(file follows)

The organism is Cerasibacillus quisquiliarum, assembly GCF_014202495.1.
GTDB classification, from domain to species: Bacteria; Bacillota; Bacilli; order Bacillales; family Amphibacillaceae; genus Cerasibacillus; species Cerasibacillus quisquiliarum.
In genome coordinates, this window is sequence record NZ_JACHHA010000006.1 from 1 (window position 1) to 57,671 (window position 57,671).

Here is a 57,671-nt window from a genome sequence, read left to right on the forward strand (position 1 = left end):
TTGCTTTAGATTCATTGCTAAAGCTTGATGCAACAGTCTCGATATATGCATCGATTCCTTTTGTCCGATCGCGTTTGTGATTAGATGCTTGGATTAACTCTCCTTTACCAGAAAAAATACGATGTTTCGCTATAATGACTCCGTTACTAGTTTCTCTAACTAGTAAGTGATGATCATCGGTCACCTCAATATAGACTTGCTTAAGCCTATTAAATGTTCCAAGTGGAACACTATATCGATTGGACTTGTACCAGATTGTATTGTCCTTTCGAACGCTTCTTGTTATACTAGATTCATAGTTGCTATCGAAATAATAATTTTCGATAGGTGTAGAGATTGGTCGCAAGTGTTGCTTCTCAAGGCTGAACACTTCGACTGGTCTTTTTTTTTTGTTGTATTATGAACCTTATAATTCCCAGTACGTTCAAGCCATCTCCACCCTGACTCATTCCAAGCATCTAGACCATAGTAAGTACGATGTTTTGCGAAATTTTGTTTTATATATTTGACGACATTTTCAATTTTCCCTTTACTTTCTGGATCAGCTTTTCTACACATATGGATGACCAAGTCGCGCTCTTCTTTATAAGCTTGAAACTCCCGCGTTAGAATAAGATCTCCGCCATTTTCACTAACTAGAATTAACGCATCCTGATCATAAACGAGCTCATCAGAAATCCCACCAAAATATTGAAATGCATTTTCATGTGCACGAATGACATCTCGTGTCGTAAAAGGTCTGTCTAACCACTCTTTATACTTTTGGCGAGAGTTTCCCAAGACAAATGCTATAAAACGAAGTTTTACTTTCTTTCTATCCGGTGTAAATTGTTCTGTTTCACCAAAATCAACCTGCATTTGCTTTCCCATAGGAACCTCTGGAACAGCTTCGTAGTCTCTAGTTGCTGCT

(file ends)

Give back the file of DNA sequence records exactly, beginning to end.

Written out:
The organism is Cerasibacillus quisquiliarum, assembly GCF_014202495.1.
GTDB classification, from domain to species: Bacteria; Bacillota; Bacilli; order Bacillales; family Amphibacillaceae; genus Cerasibacillus; species Cerasibacillus quisquiliarum.
In genome coordinates, this window is sequence record NZ_JACHHA010000006.1 from 1 (window position 1) to 57,671 (window position 57,671).

Here is a 57,671-nt window from a genome sequence, read left to right on the forward strand (position 1 = left end):
TTGCTTTAGATTCATTGCTAAAGCTTGATGCAACAGTCTCGATATATGCATCGATTCCTTTTGTCCGATCGCGTTTGTGATTAGATGCTTGGATTAACTCTCCTTTACCAGAAAAAATACGATGTTTCGCTATAATGACTCCGTTACTAGTTTCTCTAACTAGTAAGTGATGATCATCGGTCACCTCAATATAGACTTGCTTAAGCCTATTAAATGTTCCAAGTGGAACACTATATCGATTGGACTTGTACCAGATTGTATTGTCCTTTCGAACGCTTCTTGTTATACTAGATTCATAGTTGCTATCGAAATAATAATTTTCGATAGGTGTAGAGATTGGTCGCAAGTGTTGCTTCTCAAGGCTGAACACTTCGACTGGTCTTTTTTTTTTGTTGTATTATGAACCTTATAATTCCCAGTACGTTCAAGCCATCTCCACCCTGACTCATTCCAAGCATCTAGACCATAGTAAGTACGATGTTTTGCGAAATTTTGTTTTATATATTTGACGACATTTTCAATTTTCCCTTTACTTTCTGGATCAGCTTTTCTACACATATGGATGACCAAGTCGCGCTCTTCTTTATAAGCTTGAAACTCCCGCGTTAGAATAAGATCTCCGCCATTTTCACTAACTAGAATTAACGCATCCTGATCATAAACGAGCTCATCAGAAATCCCACCAAAATATTGAAATGCATTTTCATGTGCACGAATGACATCTCGTGTCGTAAAAGGTCTGTCTAACCACTCTTTATACTTTTGGCGAGAGTTTCCCAAGACAAATGCTATAAAACGAAGTTTTACTTTCTTTCTATCCGGTGTAAATTGTTCTGTTTCACCAAAATCAACCTGCATTTGCTTTCCCATAGGAACCTCTGGAACAGCTTCGTAGTCTCTAGTTGCTGCT